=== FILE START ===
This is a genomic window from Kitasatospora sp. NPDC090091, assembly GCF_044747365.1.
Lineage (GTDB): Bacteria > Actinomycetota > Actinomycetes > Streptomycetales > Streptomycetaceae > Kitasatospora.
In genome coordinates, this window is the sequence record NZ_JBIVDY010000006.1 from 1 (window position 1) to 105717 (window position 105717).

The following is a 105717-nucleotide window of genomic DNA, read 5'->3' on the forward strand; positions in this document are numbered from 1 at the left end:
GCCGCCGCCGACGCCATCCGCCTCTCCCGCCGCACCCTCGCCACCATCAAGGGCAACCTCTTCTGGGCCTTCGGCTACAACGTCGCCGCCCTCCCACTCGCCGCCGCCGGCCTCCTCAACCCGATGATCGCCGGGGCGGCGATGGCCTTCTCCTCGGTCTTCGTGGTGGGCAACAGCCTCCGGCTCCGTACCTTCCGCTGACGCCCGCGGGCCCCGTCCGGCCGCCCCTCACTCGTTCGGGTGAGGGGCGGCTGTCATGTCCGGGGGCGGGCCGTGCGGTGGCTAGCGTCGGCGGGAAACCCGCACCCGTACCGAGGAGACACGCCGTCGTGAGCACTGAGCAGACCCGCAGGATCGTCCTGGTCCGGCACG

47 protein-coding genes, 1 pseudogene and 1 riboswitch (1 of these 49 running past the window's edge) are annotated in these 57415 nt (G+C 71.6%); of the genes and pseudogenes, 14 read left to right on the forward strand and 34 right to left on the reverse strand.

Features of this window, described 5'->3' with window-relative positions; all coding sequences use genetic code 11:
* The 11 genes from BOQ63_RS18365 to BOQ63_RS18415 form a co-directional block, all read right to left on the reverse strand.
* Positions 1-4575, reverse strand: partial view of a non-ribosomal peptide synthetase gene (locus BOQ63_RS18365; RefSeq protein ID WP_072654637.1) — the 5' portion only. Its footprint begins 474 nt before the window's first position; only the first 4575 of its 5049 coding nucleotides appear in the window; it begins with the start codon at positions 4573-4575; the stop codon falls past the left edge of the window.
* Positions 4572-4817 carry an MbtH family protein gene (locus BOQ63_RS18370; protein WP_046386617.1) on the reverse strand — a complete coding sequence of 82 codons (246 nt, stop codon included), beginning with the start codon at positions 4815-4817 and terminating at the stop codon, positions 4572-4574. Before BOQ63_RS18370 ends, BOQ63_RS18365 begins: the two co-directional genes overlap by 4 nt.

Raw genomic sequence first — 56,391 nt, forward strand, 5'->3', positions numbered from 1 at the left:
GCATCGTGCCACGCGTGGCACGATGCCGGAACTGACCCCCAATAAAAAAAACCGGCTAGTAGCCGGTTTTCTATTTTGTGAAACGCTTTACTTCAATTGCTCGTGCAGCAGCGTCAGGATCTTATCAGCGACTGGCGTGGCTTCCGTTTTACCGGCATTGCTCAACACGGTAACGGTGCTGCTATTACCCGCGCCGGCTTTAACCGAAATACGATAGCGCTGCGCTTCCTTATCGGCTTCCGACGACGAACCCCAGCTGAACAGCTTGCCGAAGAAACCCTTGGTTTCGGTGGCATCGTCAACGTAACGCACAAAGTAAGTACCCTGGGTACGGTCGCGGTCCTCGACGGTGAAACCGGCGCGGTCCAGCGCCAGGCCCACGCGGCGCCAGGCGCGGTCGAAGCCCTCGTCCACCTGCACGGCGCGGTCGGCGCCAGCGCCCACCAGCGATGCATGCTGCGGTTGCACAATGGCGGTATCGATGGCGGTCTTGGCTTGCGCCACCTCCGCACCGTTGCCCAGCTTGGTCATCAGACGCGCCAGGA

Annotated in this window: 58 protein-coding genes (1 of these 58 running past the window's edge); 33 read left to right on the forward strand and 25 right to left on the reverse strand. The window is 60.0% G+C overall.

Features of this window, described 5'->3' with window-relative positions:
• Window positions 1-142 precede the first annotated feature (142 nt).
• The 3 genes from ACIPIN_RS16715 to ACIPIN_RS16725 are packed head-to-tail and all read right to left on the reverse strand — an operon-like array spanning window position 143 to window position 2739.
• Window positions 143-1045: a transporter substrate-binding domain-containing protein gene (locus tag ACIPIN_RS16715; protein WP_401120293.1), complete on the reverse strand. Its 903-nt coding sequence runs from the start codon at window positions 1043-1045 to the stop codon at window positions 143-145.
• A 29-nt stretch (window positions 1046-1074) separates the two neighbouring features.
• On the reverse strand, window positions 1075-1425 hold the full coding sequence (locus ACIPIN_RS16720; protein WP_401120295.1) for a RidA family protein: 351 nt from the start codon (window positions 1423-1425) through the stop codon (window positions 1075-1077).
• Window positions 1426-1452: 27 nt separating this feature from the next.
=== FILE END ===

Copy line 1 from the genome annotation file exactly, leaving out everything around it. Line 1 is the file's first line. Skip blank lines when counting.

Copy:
This is a genomic window from Kitasatospora sp. NPDC090091, assembly GCF_044747365.1.